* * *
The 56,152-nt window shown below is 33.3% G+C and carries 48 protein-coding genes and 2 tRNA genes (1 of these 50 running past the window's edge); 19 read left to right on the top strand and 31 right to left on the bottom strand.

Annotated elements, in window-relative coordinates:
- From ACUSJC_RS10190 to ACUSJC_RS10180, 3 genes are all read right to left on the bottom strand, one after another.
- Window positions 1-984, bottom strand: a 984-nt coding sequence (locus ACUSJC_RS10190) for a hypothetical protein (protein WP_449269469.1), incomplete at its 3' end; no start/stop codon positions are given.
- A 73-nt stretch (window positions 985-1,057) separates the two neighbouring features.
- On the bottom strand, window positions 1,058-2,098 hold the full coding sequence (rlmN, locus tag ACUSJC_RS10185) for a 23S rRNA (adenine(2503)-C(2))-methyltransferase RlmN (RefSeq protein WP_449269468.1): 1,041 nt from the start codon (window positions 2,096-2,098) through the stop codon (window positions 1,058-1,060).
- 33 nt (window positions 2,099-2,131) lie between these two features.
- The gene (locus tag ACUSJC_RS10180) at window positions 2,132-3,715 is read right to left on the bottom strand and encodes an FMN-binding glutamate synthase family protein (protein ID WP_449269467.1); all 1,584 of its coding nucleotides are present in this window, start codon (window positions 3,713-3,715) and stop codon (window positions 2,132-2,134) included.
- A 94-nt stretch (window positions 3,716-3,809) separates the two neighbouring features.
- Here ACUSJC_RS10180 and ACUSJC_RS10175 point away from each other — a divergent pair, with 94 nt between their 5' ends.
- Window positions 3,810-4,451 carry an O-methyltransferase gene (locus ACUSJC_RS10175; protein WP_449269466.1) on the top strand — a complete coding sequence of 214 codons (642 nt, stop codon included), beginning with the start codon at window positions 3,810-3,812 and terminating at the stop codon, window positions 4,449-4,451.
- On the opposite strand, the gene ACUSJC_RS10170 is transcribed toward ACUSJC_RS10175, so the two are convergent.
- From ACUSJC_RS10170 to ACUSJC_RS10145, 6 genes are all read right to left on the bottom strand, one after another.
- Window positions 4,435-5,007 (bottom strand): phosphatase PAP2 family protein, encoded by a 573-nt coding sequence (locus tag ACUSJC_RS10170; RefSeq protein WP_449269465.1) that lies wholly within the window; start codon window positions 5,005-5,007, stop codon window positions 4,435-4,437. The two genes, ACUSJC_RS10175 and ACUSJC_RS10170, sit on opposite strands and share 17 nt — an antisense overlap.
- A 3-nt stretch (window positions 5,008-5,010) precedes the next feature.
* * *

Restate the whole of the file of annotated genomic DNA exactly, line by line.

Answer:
The 56,152-nt window shown below is 33.3% G+C and carries 48 protein-coding genes and 2 tRNA genes (1 of these 50 running past the window's edge); 19 read left to right on the top strand and 31 right to left on the bottom strand.

Annotated elements, in window-relative coordinates:
- From ACUSJC_RS10190 to ACUSJC_RS10180, 3 genes are all read right to left on the bottom strand, one after another.
- Window positions 1-984, bottom strand: a 984-nt coding sequence (locus ACUSJC_RS10190) for a hypothetical protein (protein WP_449269469.1), incomplete at its 3' end; no start/stop codon positions are given.
- A 73-nt stretch (window positions 985-1,057) separates the two neighbouring features.
- On the bottom strand, window positions 1,058-2,098 hold the full coding sequence (rlmN, locus tag ACUSJC_RS10185) for a 23S rRNA (adenine(2503)-C(2))-methyltransferase RlmN (RefSeq protein WP_449269468.1): 1,041 nt from the start codon (window positions 2,096-2,098) through the stop codon (window positions 1,058-1,060).
- 33 nt (window positions 2,099-2,131) lie between these two features.
- The gene (locus tag ACUSJC_RS10180) at window positions 2,132-3,715 is read right to left on the bottom strand and encodes an FMN-binding glutamate synthase family protein (protein ID WP_449269467.1); all 1,584 of its coding nucleotides are present in this window, start codon (window positions 3,713-3,715) and stop codon (window positions 2,132-2,134) included.
- A 94-nt stretch (window positions 3,716-3,809) separates the two neighbouring features.
- Here ACUSJC_RS10180 and ACUSJC_RS10175 point away from each other — a divergent pair, with 94 nt between their 5' ends.
- Window positions 3,810-4,451 carry an O-methyltransferase gene (locus ACUSJC_RS10175; protein WP_449269466.1) on the top strand — a complete coding sequence of 214 codons (642 nt, stop codon included), beginning with the start codon at window positions 3,810-3,812 and terminating at the stop codon, window positions 4,449-4,451.
- On the opposite strand, the gene ACUSJC_RS10170 is transcribed toward ACUSJC_RS10175, so the two are convergent.
- From ACUSJC_RS10170 to ACUSJC_RS10145, 6 genes are all read right to left on the bottom strand, one after another.
- Window positions 4,435-5,007 (bottom strand): phosphatase PAP2 family protein, encoded by a 573-nt coding sequence (locus tag ACUSJC_RS10170; RefSeq protein WP_449269465.1) that lies wholly within the window; start codon window positions 5,005-5,007, stop codon window positions 4,435-4,437. The two genes, ACUSJC_RS10175 and ACUSJC_RS10170, sit on opposite strands and share 17 nt — an antisense overlap.
- A 3-nt stretch (window positions 5,008-5,010) precedes the next feature.